Education board suspends 2 clerks for indulging in fraud
Our Correspondent

Mohali, February 7
Two clerks of the Punjab School Education Board, working in the examination wing were today suspended for misappropriating the examination fee of 16 students belonging to Fatehgarh Sahib district. They will also be issued a chargesheet.

The two suspended clerks, Manjit Singh and Surinder Singh, work in examination branch III which deals with plus two classes. They were suspended on the recommendation of the Controller of Examinations, Mrs Sukhwinder Kaur Saroya.

The examination forms of 16 students sent through Government Senior Secondary School, Manaili, Dhanola, bore a fake attestation. The stamp of the district manager of the text book sales depot, Fatehgarh Sahib, on the forms was also fake and these forms had not been entered in the challan book. The required fees in this regard had not been deposited at the depot. The receipts, which were issued on November 23 last year in connection with the deposit of the fee, were also fake. So much so that even the address mentioned in the forms of all 16 students was similar.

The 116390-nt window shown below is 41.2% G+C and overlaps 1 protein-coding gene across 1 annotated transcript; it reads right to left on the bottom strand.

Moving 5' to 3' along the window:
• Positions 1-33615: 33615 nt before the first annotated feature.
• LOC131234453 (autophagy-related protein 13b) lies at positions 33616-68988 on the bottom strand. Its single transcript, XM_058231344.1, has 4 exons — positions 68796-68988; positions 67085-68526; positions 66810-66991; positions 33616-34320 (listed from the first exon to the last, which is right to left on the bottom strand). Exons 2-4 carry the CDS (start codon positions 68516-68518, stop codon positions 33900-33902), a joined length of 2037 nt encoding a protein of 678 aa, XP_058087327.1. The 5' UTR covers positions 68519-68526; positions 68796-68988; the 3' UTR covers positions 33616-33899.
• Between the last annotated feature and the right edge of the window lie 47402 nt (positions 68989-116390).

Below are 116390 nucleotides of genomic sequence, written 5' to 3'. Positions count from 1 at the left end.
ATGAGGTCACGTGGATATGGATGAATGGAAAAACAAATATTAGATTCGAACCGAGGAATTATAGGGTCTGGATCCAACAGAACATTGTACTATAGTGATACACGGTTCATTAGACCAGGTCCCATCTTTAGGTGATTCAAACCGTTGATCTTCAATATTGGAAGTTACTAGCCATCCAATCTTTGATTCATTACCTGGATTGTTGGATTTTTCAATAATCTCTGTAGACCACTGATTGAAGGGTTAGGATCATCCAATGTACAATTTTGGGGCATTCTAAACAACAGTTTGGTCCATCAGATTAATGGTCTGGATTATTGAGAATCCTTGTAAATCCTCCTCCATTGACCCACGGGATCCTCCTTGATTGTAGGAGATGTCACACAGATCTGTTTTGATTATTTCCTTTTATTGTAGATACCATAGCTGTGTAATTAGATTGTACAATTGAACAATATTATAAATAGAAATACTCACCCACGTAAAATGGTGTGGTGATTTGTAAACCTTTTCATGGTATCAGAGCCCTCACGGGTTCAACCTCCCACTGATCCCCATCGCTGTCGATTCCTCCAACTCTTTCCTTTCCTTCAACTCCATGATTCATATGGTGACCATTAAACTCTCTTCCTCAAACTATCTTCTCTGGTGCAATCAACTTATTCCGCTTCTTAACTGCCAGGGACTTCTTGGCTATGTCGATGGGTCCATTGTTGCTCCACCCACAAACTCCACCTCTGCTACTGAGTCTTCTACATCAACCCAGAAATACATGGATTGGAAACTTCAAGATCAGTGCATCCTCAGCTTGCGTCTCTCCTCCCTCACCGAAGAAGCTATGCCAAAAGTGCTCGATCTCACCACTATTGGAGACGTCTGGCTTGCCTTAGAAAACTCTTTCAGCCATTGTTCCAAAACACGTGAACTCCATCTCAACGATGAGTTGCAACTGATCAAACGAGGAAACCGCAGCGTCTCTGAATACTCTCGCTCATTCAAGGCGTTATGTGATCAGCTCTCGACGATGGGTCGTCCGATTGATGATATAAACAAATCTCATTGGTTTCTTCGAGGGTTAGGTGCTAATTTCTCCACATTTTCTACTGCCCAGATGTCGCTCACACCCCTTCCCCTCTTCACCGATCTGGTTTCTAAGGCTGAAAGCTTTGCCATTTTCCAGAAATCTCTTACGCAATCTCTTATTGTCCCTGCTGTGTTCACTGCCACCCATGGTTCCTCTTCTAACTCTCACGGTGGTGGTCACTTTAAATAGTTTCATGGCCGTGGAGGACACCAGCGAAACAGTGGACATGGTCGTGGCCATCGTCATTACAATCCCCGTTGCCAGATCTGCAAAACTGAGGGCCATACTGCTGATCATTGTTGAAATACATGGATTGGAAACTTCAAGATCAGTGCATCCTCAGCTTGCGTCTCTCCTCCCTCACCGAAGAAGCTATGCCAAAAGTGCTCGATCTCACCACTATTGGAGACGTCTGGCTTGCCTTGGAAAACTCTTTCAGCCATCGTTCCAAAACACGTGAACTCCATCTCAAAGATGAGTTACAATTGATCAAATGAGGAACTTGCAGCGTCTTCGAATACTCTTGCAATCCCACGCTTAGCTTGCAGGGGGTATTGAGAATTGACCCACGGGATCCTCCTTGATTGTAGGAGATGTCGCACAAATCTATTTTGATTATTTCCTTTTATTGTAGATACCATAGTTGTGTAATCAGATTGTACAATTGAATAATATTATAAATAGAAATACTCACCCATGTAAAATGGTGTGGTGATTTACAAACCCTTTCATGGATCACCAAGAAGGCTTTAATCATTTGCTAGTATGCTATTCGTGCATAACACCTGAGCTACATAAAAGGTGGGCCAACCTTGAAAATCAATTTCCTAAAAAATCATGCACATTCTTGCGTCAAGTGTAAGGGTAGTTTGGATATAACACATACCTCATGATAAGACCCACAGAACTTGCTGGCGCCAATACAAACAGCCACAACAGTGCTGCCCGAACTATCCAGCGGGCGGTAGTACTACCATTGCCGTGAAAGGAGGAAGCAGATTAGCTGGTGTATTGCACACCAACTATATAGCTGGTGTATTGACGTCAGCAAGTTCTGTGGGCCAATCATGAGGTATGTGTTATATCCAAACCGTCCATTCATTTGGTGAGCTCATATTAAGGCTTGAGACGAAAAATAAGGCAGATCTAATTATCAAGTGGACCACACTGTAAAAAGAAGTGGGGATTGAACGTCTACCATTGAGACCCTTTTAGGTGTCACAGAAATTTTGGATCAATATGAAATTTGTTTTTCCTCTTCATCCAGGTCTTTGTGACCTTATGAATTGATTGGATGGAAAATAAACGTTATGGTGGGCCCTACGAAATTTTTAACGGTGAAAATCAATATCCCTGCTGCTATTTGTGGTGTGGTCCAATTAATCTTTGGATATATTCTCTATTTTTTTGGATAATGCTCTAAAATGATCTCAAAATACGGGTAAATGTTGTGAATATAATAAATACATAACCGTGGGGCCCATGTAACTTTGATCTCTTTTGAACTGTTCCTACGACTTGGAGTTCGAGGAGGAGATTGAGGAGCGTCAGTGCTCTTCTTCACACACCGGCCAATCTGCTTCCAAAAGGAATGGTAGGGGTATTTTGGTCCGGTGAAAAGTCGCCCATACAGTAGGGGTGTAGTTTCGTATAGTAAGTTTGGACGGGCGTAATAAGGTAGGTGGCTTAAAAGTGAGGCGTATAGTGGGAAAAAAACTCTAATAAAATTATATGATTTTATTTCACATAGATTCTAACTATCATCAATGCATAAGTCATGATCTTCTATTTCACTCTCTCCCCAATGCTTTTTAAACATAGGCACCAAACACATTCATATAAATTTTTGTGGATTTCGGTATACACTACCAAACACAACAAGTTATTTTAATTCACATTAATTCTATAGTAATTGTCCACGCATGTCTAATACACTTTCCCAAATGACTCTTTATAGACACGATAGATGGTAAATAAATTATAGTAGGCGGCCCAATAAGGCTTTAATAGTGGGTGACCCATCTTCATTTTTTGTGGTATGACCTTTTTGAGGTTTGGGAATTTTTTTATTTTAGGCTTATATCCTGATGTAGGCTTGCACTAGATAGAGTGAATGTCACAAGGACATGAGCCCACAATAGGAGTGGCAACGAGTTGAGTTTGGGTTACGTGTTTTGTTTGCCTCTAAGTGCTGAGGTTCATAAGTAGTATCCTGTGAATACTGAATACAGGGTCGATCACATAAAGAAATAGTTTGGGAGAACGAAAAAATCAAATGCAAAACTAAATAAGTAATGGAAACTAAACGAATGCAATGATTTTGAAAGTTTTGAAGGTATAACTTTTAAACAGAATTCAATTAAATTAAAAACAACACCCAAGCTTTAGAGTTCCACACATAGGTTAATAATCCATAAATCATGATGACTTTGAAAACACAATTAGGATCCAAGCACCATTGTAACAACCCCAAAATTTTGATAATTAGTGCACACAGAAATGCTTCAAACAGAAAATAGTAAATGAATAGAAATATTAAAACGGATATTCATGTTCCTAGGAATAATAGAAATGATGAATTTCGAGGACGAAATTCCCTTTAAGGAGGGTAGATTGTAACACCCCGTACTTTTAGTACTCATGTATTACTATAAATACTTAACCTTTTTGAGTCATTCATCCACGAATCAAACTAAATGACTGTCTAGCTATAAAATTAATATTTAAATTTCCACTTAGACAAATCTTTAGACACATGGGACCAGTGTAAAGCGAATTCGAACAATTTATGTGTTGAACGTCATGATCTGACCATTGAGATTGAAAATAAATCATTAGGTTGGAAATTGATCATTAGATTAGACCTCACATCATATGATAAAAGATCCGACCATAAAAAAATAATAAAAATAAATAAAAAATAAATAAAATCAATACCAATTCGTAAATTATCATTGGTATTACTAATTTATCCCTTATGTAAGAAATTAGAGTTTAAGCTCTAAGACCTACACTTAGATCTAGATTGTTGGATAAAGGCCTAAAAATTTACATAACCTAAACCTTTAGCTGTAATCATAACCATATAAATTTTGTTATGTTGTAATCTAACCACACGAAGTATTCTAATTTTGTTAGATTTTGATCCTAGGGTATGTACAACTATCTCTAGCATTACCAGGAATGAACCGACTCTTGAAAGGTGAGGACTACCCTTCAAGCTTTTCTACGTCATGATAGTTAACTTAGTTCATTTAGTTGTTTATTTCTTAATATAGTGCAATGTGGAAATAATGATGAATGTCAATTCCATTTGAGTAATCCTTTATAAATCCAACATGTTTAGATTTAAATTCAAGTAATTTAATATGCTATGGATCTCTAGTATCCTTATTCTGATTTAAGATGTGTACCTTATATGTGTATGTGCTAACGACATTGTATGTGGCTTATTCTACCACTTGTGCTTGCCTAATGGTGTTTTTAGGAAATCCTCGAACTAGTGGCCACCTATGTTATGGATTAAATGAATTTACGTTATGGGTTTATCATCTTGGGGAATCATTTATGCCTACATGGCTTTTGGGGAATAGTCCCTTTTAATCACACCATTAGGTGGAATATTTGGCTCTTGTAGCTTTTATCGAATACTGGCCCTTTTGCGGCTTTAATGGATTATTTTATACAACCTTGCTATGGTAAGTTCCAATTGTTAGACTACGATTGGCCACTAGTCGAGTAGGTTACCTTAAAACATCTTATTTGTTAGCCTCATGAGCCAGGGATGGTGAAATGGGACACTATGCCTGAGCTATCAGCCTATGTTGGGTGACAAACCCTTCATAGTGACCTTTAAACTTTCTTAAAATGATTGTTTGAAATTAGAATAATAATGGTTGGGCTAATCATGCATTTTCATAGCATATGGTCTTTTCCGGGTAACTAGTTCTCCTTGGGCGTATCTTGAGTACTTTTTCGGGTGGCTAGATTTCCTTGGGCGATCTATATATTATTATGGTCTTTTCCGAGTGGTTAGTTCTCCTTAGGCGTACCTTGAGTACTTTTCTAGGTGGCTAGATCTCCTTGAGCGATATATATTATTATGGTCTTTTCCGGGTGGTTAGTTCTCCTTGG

It is alleged that the fraud came to light after the two employees had a quarrel with each other and Manjit Singh took out the forms which were lying in the draw of Surinder Singh and brought these to the notice of the authorities concerned.

Mrs Saroya then asked two assistant secretaries of the examination branch, Mr Sukdarshan Singh Bajwa and Mr Sardool Singh, to probe the matter. it had been pointed out by them in the report that both the clerks were involved in the alleged fraud and efforts were made to help students to appear in the 12th class board examination.